World's Wealthy Believe They'll Live to 100


World's Wealthy Believe They'll Live to 100

Richard Branson

Richard Branson

But the increasing longevity is producing financial concerns, as 47 per cent are anxious about how they will pay for healthcare and 41 per cent are concerned they will have to lower their living standards to preserve their wealth.

"If I was going to live to 100 I'd change my asset allocation, take more risks and buy more venture capital trusts", said one 75-year-old man surveyed in the UK.

UBS found that the outlook for longevity varies by country and wealth. Now, it's destined to become commonplace, ' Nick Tucker, Head of UK Domestic at UBS Wealth Management, told Reuters.

The majority of US investors simply believe they are being realistic, with the current life expectancy being 80 on average. Over half plan to give more to their grandchildren than their children, believing that it will be more useful at their stage of life. More than half (53%) doubt healthcare will be advanced enough to keep them alive for 100 years. This is considerably higher than the 80-year life expectancy in most developed countries.

The study's findings reveal that over half (52%) of USA investors believe working longer is good for their health, though this is distinctly lower than the global average of 77%.

The expectation of a long life is creating anxiety, however, as 42 per cent worry that their wealth will not support them till age 100.

In fact, three- quarters (75%) of US investors plan on making financial changes and spending habits due to extended life spans, compared to 91% globally. Globally, investors spend almost as much on preventative measures, such as gyms, coaches and supplements-though American investors spend the least on these services.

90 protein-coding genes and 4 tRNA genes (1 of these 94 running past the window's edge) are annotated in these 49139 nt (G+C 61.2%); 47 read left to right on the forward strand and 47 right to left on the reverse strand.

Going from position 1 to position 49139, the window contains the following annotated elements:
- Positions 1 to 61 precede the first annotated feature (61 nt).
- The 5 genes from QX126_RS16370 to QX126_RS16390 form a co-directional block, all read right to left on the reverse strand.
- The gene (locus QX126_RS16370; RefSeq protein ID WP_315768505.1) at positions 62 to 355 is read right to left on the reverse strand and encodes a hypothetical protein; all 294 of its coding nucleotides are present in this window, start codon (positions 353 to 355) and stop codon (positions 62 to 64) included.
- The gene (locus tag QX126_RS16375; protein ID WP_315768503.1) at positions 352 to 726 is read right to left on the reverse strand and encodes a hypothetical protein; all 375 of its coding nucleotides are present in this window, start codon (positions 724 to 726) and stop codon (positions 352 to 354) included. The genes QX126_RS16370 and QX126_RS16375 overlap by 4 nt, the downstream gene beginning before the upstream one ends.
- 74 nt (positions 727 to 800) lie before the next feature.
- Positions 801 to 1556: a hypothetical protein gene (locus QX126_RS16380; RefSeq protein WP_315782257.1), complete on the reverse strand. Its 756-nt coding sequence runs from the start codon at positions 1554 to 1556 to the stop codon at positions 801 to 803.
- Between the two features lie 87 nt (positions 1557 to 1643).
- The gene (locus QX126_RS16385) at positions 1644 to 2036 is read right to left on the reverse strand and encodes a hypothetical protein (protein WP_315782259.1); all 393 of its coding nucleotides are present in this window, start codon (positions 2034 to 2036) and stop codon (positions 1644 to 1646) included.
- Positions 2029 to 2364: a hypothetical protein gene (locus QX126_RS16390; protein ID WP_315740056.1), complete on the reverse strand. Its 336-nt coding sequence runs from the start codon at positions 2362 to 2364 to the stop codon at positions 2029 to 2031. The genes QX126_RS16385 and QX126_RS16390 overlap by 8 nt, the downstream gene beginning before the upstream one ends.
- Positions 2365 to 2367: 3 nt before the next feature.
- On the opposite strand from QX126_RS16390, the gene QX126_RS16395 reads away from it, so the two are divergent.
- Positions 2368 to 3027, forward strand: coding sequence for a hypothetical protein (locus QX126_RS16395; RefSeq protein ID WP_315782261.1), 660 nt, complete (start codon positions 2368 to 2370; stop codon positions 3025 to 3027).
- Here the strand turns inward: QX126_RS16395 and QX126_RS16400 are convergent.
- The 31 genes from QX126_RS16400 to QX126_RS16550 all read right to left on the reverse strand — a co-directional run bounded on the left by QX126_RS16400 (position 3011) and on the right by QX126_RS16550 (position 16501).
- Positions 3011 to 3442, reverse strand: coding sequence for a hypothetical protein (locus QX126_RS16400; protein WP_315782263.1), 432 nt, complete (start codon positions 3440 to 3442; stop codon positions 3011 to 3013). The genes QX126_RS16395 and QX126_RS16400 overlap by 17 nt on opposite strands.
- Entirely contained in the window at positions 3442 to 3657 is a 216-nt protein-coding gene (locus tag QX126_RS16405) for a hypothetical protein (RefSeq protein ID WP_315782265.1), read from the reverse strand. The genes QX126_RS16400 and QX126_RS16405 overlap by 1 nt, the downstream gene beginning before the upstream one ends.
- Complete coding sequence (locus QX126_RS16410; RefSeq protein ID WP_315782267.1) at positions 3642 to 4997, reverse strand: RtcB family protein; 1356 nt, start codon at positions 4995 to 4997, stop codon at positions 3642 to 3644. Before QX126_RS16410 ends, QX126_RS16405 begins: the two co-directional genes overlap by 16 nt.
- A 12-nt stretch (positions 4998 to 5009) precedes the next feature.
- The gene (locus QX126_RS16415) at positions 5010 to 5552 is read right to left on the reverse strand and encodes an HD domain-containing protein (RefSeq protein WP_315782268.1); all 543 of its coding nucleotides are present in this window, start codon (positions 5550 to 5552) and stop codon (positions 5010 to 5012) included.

Among the biggest concerns high-net-worth individuals share universally is rising healthcare costs, although this issue nags US investors most. Equities and real estate are viewed by most Americans as the strongest options, while globally a significant minority of investors sees cash as a good long-term investment as well.

When it came to handling their wealth, 90 percent of respondents globally said they had made changes to their finances based on the fact that they expected to live longer, while the majority of Americans said they had not.

71 percent would rather live a year longer even if it means passing on significantly less wealth.

Singaporean millionaires believe being healthy is the top priority: 83 per cent worry that their health will deteriorate over the next 10 years and 92 per cent say investing in their health is more important than growing their wealth.

What per cent of your wealth would you sacrifice to guarantee an extra 10 years of healthy life? Generally, Americans consider mental health far more important than physical health-56% are willing to live as long as they are mentally astute even if their physical health declines.